In the software industry, many companies get so caught up in the constant release of new features and the use of jargon that they fail to successfully communicate to their client base – the very people who their products are designed for – what it actually is that they are doing and why. It is our responsibility, as software developers in the appraiser and collection management sphere, to communicate openly with our clients, to listen and respond to feedback, as well as to provide a first-class service.

When it comes to using technology to make our lives easier, there are two approaches: the immediate fix and the long-term solution. You can use it like a fly swatter and take care of each problem as it pops up, or you can use it to overhaul your current process and sidestep those annoying little problems altogether.

Most appraisers store information in a series of Word documents, Excel spreadsheets, PDFs, and however many papers can fill a manila folder. When it comes to writing USPAP reports, the particulars of each case must be transferred into a pre-made template from these various sources, and the data has to be manually copied and pasted each and every time. This process is inefficient, repetitive, and subject to human error… not to mention frustration.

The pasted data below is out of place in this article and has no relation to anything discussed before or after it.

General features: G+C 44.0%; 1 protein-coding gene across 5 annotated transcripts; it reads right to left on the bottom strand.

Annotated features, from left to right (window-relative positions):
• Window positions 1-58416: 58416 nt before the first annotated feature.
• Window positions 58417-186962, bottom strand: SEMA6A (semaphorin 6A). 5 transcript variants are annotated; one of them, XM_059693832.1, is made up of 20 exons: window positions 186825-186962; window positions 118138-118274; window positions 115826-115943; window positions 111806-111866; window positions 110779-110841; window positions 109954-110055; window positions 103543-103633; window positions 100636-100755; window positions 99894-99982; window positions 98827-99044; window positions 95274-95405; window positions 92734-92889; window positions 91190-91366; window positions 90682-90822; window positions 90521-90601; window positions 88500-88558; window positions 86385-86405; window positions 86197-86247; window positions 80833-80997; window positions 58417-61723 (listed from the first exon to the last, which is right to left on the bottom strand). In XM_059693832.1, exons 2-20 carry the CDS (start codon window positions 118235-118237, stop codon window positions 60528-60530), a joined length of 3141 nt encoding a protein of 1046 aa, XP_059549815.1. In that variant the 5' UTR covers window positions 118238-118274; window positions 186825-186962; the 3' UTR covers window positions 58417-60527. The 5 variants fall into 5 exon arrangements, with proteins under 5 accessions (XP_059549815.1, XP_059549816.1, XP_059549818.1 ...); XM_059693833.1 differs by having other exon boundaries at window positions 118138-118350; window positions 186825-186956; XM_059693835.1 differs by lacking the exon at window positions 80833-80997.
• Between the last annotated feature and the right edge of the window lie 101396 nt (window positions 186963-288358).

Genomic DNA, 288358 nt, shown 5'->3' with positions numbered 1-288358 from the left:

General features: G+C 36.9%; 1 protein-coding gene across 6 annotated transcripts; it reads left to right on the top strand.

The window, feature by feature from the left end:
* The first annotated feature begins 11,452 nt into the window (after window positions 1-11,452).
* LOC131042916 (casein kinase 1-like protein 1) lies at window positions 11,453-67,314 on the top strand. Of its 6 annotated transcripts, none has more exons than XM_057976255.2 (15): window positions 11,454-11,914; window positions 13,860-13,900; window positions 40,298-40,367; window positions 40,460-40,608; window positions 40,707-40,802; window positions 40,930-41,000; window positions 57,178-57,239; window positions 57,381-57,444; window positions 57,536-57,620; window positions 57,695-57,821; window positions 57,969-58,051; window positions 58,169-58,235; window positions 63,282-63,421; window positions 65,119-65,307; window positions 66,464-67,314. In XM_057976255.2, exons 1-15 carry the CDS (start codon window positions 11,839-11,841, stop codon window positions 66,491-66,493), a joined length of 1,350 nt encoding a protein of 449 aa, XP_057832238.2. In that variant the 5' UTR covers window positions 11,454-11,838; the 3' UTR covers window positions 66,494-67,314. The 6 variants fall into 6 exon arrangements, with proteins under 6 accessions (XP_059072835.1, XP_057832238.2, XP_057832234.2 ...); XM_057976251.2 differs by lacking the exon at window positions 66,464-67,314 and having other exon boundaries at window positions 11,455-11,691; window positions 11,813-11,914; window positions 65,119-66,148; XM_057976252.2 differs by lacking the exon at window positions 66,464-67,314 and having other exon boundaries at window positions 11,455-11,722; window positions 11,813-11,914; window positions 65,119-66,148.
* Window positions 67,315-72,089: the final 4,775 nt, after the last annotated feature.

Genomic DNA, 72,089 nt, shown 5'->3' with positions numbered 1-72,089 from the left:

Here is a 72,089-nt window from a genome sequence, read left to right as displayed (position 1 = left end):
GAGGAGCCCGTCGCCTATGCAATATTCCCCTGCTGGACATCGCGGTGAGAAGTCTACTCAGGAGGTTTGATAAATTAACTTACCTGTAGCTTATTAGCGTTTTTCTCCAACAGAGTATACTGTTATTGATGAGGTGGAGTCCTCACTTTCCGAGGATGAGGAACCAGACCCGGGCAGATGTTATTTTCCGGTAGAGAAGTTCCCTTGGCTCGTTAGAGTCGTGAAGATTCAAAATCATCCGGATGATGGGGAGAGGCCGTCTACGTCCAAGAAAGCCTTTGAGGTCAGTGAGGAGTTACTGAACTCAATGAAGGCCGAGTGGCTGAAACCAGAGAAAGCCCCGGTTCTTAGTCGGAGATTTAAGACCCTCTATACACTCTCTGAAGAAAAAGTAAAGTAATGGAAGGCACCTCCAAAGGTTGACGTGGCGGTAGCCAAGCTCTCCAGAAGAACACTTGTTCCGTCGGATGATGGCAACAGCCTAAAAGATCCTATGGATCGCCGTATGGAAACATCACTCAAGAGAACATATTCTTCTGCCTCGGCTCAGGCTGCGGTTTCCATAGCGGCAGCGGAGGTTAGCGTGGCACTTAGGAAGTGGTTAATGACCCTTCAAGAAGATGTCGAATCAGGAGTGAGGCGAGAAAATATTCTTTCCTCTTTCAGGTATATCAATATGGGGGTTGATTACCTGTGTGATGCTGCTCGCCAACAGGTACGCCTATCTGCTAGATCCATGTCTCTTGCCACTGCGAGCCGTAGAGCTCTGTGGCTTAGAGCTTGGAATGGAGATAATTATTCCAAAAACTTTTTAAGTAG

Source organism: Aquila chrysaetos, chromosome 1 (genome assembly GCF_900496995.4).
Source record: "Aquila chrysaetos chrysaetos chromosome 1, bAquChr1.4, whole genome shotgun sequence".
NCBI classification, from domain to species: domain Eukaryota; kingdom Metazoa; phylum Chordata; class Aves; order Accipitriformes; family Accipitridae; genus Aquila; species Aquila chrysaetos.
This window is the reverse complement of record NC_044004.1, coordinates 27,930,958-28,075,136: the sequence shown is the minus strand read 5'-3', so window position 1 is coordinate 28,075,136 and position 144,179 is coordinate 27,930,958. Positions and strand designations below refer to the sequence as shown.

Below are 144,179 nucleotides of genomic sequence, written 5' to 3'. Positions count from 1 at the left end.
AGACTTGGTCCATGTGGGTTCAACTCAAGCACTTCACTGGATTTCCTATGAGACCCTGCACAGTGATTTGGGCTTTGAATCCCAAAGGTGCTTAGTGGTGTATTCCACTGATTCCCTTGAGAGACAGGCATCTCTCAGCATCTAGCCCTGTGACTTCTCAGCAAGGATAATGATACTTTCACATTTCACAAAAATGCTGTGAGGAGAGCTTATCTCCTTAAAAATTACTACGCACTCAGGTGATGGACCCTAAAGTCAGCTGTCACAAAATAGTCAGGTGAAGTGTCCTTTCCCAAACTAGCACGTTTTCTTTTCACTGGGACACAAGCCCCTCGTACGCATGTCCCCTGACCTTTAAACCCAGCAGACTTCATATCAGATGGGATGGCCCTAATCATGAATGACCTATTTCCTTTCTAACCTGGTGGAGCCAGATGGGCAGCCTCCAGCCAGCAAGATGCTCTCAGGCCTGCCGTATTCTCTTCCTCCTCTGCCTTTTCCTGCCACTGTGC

Take a step back, and reset the perspective.

One way to use technology to make an appraiser’s life easier is to maintain all appraisals within a single repository, ensuring that the breadth of information is organized and readily available. Of course, it helps to work in a system that is intuitively designed to suit the specific needs of an appraiser. Your appraiser software should be focused on enabling you to best manage your data and run your business to its true potential, complete with features that are useful rather than extraneous.

This is where a cloud-based collection management and appraiser system can offer a solution. Instead of segregating out the data and investing your hard work in separate resources, why not combine those resources and create the foundations of your USPAP report? Enter the object information, images, values, comparables, and all other documentation into a single program. Manage and edit all of the information as you work through your appraisal. By keeping all of your data in a single repository, you will be building your USPAP report as you go.